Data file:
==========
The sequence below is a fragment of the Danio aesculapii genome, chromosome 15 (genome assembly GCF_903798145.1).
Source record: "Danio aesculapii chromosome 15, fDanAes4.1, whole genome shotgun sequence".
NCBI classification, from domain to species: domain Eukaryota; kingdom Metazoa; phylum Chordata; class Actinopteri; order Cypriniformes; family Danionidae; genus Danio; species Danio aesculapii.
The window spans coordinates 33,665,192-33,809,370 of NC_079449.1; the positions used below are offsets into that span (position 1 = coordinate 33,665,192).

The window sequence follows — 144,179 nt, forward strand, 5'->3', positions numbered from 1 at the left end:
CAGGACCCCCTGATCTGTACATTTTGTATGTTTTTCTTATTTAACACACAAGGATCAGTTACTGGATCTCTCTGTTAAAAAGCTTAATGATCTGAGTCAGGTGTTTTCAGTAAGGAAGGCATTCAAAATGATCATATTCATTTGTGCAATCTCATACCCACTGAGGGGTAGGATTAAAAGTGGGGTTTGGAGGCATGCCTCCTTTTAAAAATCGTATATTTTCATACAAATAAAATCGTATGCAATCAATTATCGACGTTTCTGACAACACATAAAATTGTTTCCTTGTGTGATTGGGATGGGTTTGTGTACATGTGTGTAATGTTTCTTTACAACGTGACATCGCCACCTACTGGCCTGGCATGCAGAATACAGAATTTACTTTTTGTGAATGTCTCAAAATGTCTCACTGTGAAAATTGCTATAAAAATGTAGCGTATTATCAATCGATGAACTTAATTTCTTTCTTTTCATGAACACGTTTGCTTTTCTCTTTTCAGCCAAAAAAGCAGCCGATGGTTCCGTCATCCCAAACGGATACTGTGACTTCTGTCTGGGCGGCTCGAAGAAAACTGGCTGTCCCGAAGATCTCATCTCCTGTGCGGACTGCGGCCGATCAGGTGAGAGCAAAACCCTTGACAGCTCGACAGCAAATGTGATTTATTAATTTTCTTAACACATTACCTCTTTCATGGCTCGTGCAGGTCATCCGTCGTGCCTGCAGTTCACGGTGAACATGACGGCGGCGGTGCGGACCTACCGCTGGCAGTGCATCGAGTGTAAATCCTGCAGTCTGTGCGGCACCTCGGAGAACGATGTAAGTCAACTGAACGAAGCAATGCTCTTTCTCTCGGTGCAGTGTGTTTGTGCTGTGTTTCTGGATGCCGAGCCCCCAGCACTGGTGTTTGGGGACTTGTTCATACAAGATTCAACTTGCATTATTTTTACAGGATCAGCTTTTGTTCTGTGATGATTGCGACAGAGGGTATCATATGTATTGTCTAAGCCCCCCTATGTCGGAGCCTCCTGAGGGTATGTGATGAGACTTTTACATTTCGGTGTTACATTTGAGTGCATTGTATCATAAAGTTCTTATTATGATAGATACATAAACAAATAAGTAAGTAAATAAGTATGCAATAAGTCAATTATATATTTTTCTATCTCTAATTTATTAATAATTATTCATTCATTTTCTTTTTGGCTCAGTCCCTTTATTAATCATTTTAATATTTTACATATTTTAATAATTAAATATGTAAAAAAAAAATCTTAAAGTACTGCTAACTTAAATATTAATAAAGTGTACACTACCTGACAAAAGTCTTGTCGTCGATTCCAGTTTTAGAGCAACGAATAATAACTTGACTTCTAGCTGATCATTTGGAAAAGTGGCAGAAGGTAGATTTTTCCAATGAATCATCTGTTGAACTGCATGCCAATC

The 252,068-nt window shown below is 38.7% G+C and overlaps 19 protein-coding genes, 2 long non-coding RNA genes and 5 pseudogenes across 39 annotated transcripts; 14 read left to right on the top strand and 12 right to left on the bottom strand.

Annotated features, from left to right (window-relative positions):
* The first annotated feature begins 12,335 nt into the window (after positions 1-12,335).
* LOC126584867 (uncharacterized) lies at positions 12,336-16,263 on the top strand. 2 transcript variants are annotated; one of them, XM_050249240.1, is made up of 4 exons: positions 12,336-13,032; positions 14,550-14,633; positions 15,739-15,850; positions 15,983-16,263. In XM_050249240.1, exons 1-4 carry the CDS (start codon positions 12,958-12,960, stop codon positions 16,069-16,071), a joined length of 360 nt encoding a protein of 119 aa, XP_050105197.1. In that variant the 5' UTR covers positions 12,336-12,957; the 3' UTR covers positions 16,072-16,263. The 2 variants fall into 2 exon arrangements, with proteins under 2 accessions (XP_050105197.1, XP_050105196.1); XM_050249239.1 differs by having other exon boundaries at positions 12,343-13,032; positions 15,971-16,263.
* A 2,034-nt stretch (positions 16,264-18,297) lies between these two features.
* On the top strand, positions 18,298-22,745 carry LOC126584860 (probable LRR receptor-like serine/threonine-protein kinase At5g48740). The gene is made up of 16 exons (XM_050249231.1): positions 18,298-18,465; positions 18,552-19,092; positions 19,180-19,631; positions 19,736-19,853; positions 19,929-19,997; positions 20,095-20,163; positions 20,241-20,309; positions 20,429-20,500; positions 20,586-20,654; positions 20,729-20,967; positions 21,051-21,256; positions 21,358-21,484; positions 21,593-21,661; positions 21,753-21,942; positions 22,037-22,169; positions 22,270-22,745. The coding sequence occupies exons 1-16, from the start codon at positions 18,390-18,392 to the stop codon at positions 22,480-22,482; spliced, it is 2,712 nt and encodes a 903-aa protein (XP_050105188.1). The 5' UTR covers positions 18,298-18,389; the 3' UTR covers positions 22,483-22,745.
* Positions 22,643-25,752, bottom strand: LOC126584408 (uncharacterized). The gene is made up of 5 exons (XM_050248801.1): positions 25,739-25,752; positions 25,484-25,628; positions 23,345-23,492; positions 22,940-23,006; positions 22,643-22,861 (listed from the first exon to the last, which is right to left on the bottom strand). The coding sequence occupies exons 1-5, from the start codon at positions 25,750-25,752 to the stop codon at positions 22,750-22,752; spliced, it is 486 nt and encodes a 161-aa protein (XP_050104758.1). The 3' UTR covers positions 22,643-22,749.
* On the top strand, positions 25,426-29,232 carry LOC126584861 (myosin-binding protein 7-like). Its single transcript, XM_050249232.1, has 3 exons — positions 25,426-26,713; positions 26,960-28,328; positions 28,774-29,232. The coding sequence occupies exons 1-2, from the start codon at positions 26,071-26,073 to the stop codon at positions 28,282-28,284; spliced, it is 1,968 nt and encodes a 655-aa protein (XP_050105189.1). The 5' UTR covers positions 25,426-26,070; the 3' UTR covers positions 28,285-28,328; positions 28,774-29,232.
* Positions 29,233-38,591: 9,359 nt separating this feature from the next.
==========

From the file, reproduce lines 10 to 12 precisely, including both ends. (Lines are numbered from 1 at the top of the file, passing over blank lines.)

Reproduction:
* LOC126584867 (uncharacterized) lies at positions 12,336-16,263 on the top strand. 2 transcript variants are annotated; one of them, XM_050249240.1, is made up of 4 exons: positions 12,336-13,032; positions 14,550-14,633; positions 15,739-15,850; positions 15,983-16,263. In XM_050249240.1, exons 1-4 carry the CDS (start codon positions 12,958-12,960, stop codon positions 16,069-16,071), a joined length of 360 nt encoding a protein of 119 aa, XP_050105197.1. In that variant the 5' UTR covers positions 12,336-12,957; the 3' UTR covers positions 16,072-16,263. The 2 variants fall into 2 exon arrangements, with proteins under 2 accessions (XP_050105197.1, XP_050105196.1); XM_050249239.1 differs by having other exon boundaries at positions 12,343-13,032; positions 15,971-16,263.
* A 2,034-nt stretch (positions 16,264-18,297) lies between these two features.
* On the top strand, positions 18,298-22,745 carry LOC126584860 (probable LRR receptor-like serine/threonine-protein kinase At5g48740). The gene is made up of 16 exons (XM_050249231.1): positions 18,298-18,465; positions 18,552-19,092; positions 19,180-19,631; positions 19,736-19,853; positions 19,929-19,997; positions 20,095-20,163; positions 20,241-20,309; positions 20,429-20,500; positions 20,586-20,654; positions 20,729-20,967; positions 21,051-21,256; positions 21,358-21,484; positions 21,593-21,661; positions 21,753-21,942; positions 22,037-22,169; positions 22,270-22,745. The coding sequence occupies exons 1-16, from the start codon at positions 18,390-18,392 to the stop codon at positions 22,480-22,482; spliced, it is 2,712 nt and encodes a 903-aa protein (XP_050105188.1). The 5' UTR covers positions 18,298-18,389; the 3' UTR covers positions 22,483-22,745.